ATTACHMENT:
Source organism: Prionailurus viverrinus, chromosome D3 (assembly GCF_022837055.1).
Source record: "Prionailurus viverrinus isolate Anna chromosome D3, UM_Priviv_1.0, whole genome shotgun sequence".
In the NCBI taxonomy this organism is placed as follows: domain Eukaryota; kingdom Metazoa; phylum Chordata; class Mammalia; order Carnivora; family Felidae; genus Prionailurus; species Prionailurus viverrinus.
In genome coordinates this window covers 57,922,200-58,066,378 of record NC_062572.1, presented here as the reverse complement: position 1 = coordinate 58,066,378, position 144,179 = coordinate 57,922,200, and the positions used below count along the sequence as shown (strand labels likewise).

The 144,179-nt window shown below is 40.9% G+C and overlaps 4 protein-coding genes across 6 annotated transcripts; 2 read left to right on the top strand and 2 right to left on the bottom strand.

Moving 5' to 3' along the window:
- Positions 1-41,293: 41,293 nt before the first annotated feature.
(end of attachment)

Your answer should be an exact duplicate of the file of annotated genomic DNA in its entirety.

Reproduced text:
Source organism: Prionailurus viverrinus, chromosome D3 (assembly GCF_022837055.1).
Source record: "Prionailurus viverrinus isolate Anna chromosome D3, UM_Priviv_1.0, whole genome shotgun sequence".
In the NCBI taxonomy this organism is placed as follows: domain Eukaryota; kingdom Metazoa; phylum Chordata; class Mammalia; order Carnivora; family Felidae; genus Prionailurus; species Prionailurus viverrinus.
In genome coordinates this window covers 57,922,200-58,066,378 of record NC_062572.1, presented here as the reverse complement: position 1 = coordinate 58,066,378, position 144,179 = coordinate 57,922,200, and the positions used below count along the sequence as shown (strand labels likewise).

The 144,179-nt window shown below is 40.9% G+C and overlaps 4 protein-coding genes across 6 annotated transcripts; 2 read left to right on the top strand and 2 right to left on the bottom strand.

Moving 5' to 3' along the window:
- Positions 1-41,293: 41,293 nt before the first annotated feature.